Greyhound rescue and adoption
By Catalogs Editorial Staff
Rehoming dogs is the mission of greyhound rescue and adoption groups nationallyWhat is greyhound rescue and adoption? It is when an organization or individuals set out to save greyhounds that have been retired or failed in dog racing.
For example, there are those who are making a huge effort to rescue greyhounds that are no longer capable of competing. Greyhounds are often put to work as race dogs. When they can no longer race and are no longer profitable they are disposed of.
The greyhounds that are rescued and put up for adoption are frequently trained athletes that are retired. This variety of dog is generally bred by professionals who are trying to produce dogs with endurance, a good temperaments and, most of all, speed.
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Greyhounds that are raised on this type of farm become very socialized with humans because they are handled a lot but they are not accustomed to being around other types of dogs.
According to the Humane Society, greyhound racing is animal abuse because the unwanted dogs, those that don?t make the grade, are destroyed. These dogs are considered unnecessary surplus and are done away with.
Additionally, according to the Humane Society, the dogs don?t always live in a healthy environment and they are forced to maim and kill rabbits and other ?bait? animals during training. Greyhounds are often forced to engage in ?coursing? which means chasing animals within a fenced in space because it is believed by the owners that this helps the dog run faster because he has developed a taste for blood.
The Humane Society contends that greyhounds are not bloodhounds but sight hounds which means their desire to run has nothing to do with the scent of blood but because they see a moving object.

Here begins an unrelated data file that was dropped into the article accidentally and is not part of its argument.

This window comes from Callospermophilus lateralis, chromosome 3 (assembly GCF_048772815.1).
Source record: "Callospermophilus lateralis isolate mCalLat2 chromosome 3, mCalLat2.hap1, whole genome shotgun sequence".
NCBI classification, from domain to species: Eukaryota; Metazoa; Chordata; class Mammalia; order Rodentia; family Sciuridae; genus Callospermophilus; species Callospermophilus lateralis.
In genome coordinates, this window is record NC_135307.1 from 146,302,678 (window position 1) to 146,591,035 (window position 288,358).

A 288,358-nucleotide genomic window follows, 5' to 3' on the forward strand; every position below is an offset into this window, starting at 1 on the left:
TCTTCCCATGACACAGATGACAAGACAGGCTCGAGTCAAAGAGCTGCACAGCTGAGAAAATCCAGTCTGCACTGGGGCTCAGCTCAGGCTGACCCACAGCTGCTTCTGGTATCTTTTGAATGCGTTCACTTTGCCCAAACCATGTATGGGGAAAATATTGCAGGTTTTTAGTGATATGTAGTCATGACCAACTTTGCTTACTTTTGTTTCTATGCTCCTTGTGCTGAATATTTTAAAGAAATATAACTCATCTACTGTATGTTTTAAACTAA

Greyhound racing is entertainment for humans and is often done at the expense of the animal.
A greyhound can live a long time, even more than 13 years. However, it isn?t going to be able to race that long. If a greyhound is injured or simply lacks racing potential it is killed.
Although some dogs are recovered and adopted into loving homes, others are bludgeoned to death, starved or abandoned, notes the Humane Society.
The racing dogs are kept in pens or crates for most of their racing lives and their exposure to humans can be limited. The housing is generally not climate controlled so the dogs get very hot or cold.
Some greyhounds are retrieved and put into a safe place while others are sold to research laboratories and become guinea pigs. Others are sent to breeding facilities or to foreign countries where the race tracks are deplorable.
When an individual adopts a rescued greyhound he must keep in mind that the dog is a track dog and has had no exposure to children. The dog doesn?t necessarily dislike kids because it?s never been around them but the dog is not familiar with them.
If the adoptive owner has children he must realize that an adjustment period of three to six months is required before the dog and children can safely interact.
Anytime a person adopts an animal either from a rescue organization or from a shelter they should do some homework and find out about the particular type of dog they are adopting. Every dog breed has its own personality, temperament, quirks and idiosyncrasies. Some make wonderful family dogs while others don?t.
For instance, greyhounds may not be compatible with small animals. If your greyhound clicks or snaps his teeth, trembles or lurches, his ears are alert and he has a fixed stare this may indicate that there is going to be trouble between the greyhound and the smaller animal.
Keep the animals separate. When they are interacting, keep a close eye on them. Do not let your greyhound chase any small animals. Feed the animals separately.
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